Thursday, March 11, 2010

Court Upholds 'Under God' and 'In God We Trust'

This is a decision a long time in coming.

Ninth Circuit upholds Pledge of Allegiance in public schools

Some long-term readers may remember a series of posts that I wrote when I expected this issue to be decided nearly two years ago.

The Pledge Project

From the beginning, this decision runs into problems.

After reporting that they hold that the Pledge does not constitute an establishment of religion prohibited by the United States Constitution, the majority writes:

the Pledge of Allegiance serves to unite our vast nation through the proud recitation of some of the ideals upon which our Republic was founded and for which we continue to strive: one Nation under God - the Founding Fathers' belief that the people of this nation are endowed by their Creator with certain inalienable rights; indivisible - although we have individual states, they are united in one republic; with liberty - the government cannot take away the people's inalienable rights; and justice for all - everyone in America is entitled to "equal justice under the law.



In this paragraph, the majority all but declares that the contents of the Pledge of Allegiance is not just a description of some historical event. It is a prescription. It is not merely a statement about, "here is how things happen to have been" but a statement about, "here is how things should be in the future."

So, how is it the case that a statement, by the government, that the citizens should proudly support the ideal of one Nation under God not constitute an attempt by the government to establish a particular attitude towards God and the relationship between the nation and God?

Well, it is pure nonsense.

Yet, history shows us how people can embrace pure nonsense when it yields a desired conclusion. They can write a glaring contradiction into the first page of an appeals court opinion and not see the glaring contradiction they have written. Even though it is as plan as writing on the first page of the opinion that 2 does not equal 2.

By calling these ideals, the Court itself is taking sides in declaring that these four qualities are to be found in all good (ideal) American citizens - a belief in a unified republic with liberty and justice for all that is a nation under God.

Any citizen that does not meet these criteria, according to the majority, fall short of the measure for an ideal American. We could say that those who hold all four of these ideas are what we may call first-class citizens. While, those who only accept three out of four may be put in a lower, second class of citizenry.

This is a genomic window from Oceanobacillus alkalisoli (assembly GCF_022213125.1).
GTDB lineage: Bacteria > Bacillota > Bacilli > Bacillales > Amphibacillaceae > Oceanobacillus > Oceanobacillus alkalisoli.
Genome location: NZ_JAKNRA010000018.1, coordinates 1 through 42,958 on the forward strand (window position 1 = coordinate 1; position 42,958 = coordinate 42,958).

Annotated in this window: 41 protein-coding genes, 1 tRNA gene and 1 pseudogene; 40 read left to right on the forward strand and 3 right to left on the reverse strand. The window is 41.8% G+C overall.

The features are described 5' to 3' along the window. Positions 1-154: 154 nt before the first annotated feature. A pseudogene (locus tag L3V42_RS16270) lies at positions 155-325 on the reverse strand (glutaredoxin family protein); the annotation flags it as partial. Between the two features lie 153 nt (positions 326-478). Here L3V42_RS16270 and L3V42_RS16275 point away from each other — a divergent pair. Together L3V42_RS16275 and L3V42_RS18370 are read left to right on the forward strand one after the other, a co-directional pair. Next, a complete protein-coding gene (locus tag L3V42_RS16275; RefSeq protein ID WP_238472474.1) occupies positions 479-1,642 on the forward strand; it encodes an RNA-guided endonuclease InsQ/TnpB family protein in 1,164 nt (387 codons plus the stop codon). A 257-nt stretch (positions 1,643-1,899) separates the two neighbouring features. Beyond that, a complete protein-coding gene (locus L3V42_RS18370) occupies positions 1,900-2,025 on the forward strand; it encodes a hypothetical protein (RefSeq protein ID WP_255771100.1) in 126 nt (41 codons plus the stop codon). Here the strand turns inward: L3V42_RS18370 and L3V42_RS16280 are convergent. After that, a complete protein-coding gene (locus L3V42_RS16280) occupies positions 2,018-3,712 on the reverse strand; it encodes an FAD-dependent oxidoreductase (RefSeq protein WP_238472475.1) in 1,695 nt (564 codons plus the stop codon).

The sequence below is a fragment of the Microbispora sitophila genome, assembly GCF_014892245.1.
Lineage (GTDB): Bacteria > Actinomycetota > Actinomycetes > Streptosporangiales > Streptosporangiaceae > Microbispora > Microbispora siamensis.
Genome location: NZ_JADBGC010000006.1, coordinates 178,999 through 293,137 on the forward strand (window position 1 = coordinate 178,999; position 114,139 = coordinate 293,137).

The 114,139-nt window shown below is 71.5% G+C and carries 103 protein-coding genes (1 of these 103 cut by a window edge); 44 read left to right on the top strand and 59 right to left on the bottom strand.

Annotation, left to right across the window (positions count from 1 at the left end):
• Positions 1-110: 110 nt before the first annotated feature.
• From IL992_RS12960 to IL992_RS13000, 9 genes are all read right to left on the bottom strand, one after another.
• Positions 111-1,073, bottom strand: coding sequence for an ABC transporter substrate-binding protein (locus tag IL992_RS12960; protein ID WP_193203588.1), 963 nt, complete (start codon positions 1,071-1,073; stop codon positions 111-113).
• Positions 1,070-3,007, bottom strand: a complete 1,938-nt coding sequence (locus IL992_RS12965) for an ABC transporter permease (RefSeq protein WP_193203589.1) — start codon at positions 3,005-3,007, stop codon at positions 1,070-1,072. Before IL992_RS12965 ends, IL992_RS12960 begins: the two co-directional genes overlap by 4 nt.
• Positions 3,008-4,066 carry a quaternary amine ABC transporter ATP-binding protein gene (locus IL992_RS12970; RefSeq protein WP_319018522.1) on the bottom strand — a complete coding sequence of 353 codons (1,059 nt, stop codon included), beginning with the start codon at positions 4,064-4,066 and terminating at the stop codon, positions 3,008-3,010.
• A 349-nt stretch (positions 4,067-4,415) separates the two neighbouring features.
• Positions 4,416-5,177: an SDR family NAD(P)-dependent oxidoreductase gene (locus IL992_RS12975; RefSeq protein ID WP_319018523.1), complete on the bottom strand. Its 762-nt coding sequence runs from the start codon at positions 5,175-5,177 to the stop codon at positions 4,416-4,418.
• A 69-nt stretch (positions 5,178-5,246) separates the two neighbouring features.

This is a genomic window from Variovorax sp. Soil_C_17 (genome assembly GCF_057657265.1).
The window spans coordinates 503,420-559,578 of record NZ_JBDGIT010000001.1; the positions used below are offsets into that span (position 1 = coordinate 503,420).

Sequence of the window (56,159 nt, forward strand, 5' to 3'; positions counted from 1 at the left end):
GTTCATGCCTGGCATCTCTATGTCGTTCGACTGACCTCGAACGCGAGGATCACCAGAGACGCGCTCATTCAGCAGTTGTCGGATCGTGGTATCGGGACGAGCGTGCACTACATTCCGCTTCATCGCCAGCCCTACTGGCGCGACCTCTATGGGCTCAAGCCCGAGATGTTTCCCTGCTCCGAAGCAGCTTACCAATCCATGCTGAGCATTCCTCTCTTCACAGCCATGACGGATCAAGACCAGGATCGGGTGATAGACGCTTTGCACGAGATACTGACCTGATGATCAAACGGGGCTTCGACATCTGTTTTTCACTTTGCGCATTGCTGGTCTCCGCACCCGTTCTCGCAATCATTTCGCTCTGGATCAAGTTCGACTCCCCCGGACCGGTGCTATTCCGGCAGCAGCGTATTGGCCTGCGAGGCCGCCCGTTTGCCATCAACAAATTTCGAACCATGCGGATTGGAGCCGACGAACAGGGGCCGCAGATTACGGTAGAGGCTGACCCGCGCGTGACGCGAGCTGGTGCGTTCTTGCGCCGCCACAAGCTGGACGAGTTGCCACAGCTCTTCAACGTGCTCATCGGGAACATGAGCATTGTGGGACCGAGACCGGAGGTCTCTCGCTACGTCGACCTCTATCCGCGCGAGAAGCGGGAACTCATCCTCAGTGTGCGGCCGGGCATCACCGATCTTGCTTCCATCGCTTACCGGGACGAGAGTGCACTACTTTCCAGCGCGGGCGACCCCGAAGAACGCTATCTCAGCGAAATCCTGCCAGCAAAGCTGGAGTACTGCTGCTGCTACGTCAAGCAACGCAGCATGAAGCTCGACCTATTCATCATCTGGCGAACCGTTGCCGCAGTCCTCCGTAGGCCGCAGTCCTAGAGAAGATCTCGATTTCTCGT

I will have more to say on this issue as I go through the arguments.

1 comment:

Martin Mapes said...

I wrote a couple of letters to the editor. I can probably only use one.

I hereby offer this letter to anyone who wishes to use it, under your own name, assuming it conveys what you believe. Feel free to change anything to make it sound like your own voice.


The Ninth Circuit Court ruled that the teacher-led recitation of the Pledge of Allegiance does not count as an establishment of religion prohibited by the constitution.

If someone were born yesterday, that would seem a reasonable conclusion. But given that the words "under God" were added in 1954, the two non-dissenting justices had to make some logical contortions to pretend that the words "under God" don't really have anything to do with religion.

Their plausible-sounding explanation goes like this: the founders used the words "endowed by their Creator" to explain that that our rights as individuals come from that creator. Even the government cannot do anything to take those rights away, since they weren't granted by the government in the first place. The real meaning of "under God" has nothing to do with God. "Under God" is an expression of individual rights and a declaration of humility from the government.

Yeah, right.

The dissent puts it rather more bluntly: "Surely, our original Pledge, without the McCarthy-era effort to indoctrinate our nation’s children with a state-held religious belief, was no less patriotic. [...] The only difference between the original secular Pledge and the amended religious version is that the former did not subject, and was not designed to subject, our children to an attempt by their government to impose on them a religious belief regarding the existence of God."